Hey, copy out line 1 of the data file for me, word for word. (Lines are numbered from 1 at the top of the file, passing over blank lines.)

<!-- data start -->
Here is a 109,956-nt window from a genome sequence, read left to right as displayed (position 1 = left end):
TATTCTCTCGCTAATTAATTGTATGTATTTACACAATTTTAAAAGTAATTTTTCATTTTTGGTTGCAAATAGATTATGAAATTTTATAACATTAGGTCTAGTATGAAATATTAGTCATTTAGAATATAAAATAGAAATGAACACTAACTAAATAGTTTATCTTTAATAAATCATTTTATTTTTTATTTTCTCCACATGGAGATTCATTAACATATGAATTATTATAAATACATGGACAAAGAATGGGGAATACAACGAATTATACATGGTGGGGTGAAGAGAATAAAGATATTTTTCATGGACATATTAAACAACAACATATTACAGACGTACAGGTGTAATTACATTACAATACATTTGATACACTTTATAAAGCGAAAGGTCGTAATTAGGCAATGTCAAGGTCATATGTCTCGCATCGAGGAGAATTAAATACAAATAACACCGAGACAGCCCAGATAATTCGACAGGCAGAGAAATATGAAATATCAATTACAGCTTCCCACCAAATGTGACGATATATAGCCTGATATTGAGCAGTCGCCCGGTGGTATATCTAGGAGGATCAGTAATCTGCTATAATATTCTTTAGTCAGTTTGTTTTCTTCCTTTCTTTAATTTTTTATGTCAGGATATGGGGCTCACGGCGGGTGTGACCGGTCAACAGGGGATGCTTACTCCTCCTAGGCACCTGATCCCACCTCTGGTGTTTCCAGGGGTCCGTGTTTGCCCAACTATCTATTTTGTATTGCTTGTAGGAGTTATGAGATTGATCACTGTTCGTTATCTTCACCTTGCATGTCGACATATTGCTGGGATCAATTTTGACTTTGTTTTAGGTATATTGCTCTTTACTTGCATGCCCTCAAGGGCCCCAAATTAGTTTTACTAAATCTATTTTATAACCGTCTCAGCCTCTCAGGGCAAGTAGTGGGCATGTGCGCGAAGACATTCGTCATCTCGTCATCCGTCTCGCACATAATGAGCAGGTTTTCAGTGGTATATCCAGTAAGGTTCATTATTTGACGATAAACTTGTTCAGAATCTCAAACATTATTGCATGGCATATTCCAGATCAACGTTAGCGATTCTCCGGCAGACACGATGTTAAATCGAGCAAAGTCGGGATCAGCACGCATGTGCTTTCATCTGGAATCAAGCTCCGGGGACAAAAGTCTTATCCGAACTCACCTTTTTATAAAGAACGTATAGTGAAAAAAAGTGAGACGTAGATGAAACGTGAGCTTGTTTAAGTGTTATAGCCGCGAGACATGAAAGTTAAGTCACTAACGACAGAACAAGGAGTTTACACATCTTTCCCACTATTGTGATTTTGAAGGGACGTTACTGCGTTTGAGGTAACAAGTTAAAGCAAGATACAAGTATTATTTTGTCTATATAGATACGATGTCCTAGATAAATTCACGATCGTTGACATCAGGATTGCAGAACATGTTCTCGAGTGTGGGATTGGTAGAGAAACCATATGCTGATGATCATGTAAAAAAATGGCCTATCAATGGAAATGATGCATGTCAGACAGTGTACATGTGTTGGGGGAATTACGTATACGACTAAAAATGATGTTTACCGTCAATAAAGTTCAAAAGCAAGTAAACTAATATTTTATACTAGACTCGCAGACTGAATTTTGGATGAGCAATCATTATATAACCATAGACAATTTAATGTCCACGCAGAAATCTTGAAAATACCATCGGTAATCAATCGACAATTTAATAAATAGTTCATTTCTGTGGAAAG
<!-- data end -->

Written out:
Here is a 109,956-nt window from a genome sequence, read left to right as displayed (position 1 = left end):